One of the things I love about living in Mendocino county is that January often brings a period of mild, sunny weather. This time arrives after we’ve had significant rainfall, so the landscape is beginning to green up and the creeks are flowing with abandon. It is a joy to work outside during these sunny days, and we are gearing up for the season to come.
We’ve installed new caterpillar tunnels; 14’x50’ gabled metal frames are a huge step towards professionalizing our operation, and we are excited for their snow-load capability. In the past, our simple pvc constructions have not been strong enough to hold the snow and we’ve had to spent tremendous time and energy knocking it off to keep them from collapsing. In addition, most of our previous hoophouses were no more than ten feet in width, so the additional square footage gives us opportunity for more seed starting and more direct cultivation.
One of the tunnels has four beds that run the length of the structure, giving us opportunity to direct-seed salad mix, radishes, boc choi and arugula. We were able to adapt some of the infrastructure from the previous hoophouse and refine it into a series of tables that will hold trays of starts in the second caterpillar tunnel. Having this ability means that we’ll be able to start more seeds, while also producing more food, earlier in the year. As we look to the future, we expect to have more winter production than we have been able to accomplish these past few years.
These periods of false-spring always get us excited, as though spring has arrived. In reality, we know that we’ll be headed back into many weeks of cold rain and snow, but the sunny weather gets the sap moving in us just like it does the trees. We’re making plans for the season, drawing up job lists and expectations and refining our binders and processes.
The difference between farming and gardening is the business aspect; the old saying goes “you’re a gardener until you sell something”. These days, I spend more time on the business aspect of things than I might like, but such is the reality in which we find ourselves. Each trip around the sun, I become more accustomed to dealing with the paperwork, and it becomes a bit less overwhelming. I’ve learned that one of the most valuable things I can do is to schedule regular time for administrative tasks, and that so long as I do this, I can stay on top of what needs to be done without feeling stressed about it.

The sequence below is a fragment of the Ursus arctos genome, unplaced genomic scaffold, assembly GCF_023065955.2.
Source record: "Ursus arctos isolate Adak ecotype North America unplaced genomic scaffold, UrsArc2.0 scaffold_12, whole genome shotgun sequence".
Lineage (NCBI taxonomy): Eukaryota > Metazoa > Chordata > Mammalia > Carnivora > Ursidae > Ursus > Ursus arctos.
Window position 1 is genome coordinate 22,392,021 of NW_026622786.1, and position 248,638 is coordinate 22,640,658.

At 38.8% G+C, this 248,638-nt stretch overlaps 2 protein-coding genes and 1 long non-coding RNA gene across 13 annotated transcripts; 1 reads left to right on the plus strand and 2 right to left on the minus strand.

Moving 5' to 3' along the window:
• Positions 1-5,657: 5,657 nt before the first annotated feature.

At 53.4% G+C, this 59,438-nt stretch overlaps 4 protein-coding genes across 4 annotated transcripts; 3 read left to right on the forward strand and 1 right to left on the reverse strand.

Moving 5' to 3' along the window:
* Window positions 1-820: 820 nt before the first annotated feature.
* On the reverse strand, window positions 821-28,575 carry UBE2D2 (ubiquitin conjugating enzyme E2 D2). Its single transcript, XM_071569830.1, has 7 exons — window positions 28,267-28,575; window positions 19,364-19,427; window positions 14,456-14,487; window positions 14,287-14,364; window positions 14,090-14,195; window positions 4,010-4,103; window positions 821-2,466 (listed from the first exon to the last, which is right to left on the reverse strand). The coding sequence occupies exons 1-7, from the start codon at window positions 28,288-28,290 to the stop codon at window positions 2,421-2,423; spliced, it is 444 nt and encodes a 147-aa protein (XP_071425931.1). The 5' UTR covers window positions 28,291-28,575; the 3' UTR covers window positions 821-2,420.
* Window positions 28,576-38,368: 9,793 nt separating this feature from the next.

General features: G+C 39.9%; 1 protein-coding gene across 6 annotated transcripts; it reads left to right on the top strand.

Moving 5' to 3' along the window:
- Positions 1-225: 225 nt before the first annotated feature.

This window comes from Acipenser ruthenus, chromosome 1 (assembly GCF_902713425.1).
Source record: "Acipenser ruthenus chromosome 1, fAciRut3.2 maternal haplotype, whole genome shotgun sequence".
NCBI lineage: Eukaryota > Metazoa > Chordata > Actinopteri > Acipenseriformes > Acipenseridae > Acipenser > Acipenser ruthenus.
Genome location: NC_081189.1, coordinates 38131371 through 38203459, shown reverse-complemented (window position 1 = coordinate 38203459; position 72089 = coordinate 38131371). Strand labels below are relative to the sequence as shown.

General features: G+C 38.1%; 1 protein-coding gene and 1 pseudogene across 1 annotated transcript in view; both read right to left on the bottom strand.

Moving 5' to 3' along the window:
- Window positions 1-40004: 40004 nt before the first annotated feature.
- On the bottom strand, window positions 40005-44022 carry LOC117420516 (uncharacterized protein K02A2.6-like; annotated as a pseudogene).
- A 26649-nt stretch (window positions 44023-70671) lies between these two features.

Farming is all about balance; settling into the rhythm of the seasons and finding acceptance around the reality that there will always be more work to be done. The steadiness that is required is reminiscent of the tortoise, not the hare. It has been a difficult lesson for me that in order to survive in the physical realm of farming, I have to slow down and not push my body too hard. As I age, I find that injuries are slower to heal and I come up against the inevitable mortality of my physical form.
I’m striving to learn to follow the old adage of “work smarter, not harder”. As I experience the transition from the boundless strength of the young man to the realization of my body as a finite entity, I pause to reflect on the journey. Reaching a point in life in which I can’t just throw more muscle at the work makes me consider the future and my place in the world. I am striving to do so now, while it is a choice, before it becomes a necessity. I love my work, and I am learning to love my body enough to treat it well so that I can continue for many years to come. As always, much love and great success!